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Alternative ways to implement the idiom
If you wish to disallow cloning of an object, you can simply choose not to implement
Cloneable, unless a superclass already
Cloneable. In that case, you'll need to
clone() and throw
CloneNotSupportedException. If a superclass
clone() has removed
CloneNotSupportedException from its
clause, you should either change that superclass or allow cloning in
If you wish to disallow serialization, you can simply choose not to
Note that defining
finalize() is not part of this idiom. A
finalizer is not appropriate in general cases, although under certain
circumstances you may want to write a finalizer. For advice on writing
finalizers, follow the link from the Resources
section to a previous Design Techniques article on
Note also that defining
toString() is missing from the
list above. I left it out because I believe
Object has a
reasonable default implementation for this method.
toString() method returns a string
composed of the name of the class, an "at" sign ("@"), and the unsigned
hexadecimal representation of the hash code of the object. If you do
toString, you should return a string that
"textually represents" the object. The returned result should be
concise, informative, and easy to read.
One other thing missing from the canonical object idiom is a no-arg
constructor. Any class that has a no-arg constructor and implements
Serializable is a JavaBean. See the Resources section for a link to a discussion of
when it is appropriate to make a class into a bean.
To help spark some discussion on the Flexible Java Forum, a discussion forum devoted to Java design topics, I will throw out some of the issues that may present themselves with this idiom (see the Resources section for a link to the forum):
toStringfrom my canonical object recipe?
InternalErrorfrom the catch clause that catches
CloneNotSupportedException? My general advice (given in my "Designing with Exceptions" article) is that programs should throw only exceptions, never errors. Usually the VM throws the errors. But in this case, I have implemented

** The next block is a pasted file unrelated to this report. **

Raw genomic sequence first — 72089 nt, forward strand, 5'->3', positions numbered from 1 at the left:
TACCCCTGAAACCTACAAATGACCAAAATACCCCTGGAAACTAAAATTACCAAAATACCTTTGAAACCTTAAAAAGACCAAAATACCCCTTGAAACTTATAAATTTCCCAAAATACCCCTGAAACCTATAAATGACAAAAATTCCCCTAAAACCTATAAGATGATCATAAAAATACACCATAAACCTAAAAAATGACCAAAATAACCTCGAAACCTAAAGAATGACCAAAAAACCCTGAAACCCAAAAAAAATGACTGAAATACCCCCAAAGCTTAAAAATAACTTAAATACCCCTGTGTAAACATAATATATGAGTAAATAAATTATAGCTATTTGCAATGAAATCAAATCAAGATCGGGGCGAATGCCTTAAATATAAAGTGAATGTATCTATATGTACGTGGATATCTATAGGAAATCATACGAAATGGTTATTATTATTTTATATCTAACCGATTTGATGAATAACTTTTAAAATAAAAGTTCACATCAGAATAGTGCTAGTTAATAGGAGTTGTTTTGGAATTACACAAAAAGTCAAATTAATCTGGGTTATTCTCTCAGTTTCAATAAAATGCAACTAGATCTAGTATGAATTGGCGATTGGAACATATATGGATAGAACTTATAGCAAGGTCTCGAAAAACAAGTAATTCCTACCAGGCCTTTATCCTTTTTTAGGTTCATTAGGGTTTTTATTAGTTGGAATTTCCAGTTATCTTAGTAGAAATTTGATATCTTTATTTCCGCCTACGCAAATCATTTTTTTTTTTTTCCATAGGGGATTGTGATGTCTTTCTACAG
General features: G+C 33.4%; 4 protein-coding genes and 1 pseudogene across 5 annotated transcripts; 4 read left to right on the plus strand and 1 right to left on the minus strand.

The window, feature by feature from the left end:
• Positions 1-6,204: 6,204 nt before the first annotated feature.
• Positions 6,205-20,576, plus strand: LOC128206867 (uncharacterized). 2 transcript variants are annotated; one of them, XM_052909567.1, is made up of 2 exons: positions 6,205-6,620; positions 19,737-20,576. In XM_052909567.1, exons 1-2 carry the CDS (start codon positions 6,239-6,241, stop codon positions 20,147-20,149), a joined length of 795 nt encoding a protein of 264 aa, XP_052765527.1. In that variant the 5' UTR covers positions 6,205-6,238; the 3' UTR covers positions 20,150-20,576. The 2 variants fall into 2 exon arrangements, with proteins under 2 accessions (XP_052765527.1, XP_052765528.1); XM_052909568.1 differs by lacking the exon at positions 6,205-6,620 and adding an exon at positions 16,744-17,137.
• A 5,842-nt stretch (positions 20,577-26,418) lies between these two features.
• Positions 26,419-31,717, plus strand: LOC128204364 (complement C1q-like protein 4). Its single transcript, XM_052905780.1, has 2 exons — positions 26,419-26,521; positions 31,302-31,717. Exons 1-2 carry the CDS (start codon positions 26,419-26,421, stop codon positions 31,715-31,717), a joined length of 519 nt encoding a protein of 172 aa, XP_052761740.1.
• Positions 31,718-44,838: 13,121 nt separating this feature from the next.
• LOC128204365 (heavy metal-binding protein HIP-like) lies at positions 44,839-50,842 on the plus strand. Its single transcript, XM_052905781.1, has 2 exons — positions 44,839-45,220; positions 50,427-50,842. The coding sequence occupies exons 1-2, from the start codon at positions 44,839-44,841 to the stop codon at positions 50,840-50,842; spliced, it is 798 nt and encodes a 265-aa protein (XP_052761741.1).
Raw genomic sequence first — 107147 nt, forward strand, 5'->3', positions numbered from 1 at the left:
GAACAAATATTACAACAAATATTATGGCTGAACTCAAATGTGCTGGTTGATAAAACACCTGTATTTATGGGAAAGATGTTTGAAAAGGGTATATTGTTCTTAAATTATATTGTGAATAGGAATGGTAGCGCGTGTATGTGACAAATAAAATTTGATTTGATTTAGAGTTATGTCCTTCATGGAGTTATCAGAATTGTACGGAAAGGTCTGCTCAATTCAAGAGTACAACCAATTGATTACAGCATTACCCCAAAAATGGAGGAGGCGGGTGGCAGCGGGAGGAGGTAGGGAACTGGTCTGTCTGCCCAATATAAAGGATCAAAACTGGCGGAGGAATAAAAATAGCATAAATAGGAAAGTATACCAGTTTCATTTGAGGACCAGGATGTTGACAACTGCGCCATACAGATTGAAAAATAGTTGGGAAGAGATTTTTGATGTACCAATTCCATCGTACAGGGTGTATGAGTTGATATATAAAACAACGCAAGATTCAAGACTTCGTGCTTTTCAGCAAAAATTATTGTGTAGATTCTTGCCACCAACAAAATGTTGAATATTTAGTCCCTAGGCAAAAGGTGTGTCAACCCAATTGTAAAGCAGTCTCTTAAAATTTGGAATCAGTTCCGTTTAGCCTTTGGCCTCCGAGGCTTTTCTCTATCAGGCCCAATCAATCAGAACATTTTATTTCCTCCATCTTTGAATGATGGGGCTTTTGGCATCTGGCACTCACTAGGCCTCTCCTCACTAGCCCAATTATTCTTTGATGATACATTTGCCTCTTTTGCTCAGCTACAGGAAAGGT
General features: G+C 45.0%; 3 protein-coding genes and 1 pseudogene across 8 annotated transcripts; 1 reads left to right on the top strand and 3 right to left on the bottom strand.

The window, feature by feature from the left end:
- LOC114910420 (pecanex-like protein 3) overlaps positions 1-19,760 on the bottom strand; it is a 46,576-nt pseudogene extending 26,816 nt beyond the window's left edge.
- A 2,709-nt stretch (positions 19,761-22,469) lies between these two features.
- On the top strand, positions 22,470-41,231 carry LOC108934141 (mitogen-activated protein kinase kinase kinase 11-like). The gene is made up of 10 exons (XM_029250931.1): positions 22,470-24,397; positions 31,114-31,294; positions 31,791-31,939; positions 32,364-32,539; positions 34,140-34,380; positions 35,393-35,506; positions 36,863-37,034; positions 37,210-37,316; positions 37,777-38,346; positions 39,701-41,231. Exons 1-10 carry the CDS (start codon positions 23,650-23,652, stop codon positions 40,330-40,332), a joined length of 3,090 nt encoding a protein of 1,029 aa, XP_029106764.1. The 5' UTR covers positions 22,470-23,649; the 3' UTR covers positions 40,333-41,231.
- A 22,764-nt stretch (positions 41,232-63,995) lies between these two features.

Cloneable. Thus, if
CloneNotSupported, I think that may qualify as an internal error to me. Since this "internal error" will likely never happen, what I throw probably isunimportant. But I'd still feel better about throwing an exception rather than an error. Perhaps what we need is a
CloneNotSupportedExceptionat all, because, as I described above, it does tie the hands of anyone wishing to disallow cloning in a subclass.
In next month's Design Techniques I'll talk about composition and inheritance.
A request for reader participation
I encourage your comments, criticisms, suggestions, flames -- all kinds of feedback -- about the material presented in this column. If you disagree with something, or have something to add, please let me know.
About the author
Bill Venners has been writing software professionally for 12 years. Based in Silicon Valley, he provides software consulting and training services under the name Artima Software Company. Over the years he has developed software for the consumer electronics, education, semiconductor, and life insurance industries. He has programmed in many languages on many platforms: assembly language on various microprocessors, C on Unix, C++ on Windows, Java on the Web. He is author of the book: Inside the Java Virtual Machine, published by McGraw-Hill. Reach Bill at email@example.com.
This article was first published under the name The Canonical Object Idiom in JavaWorld, a division of Web Publishing, Inc., September 1998.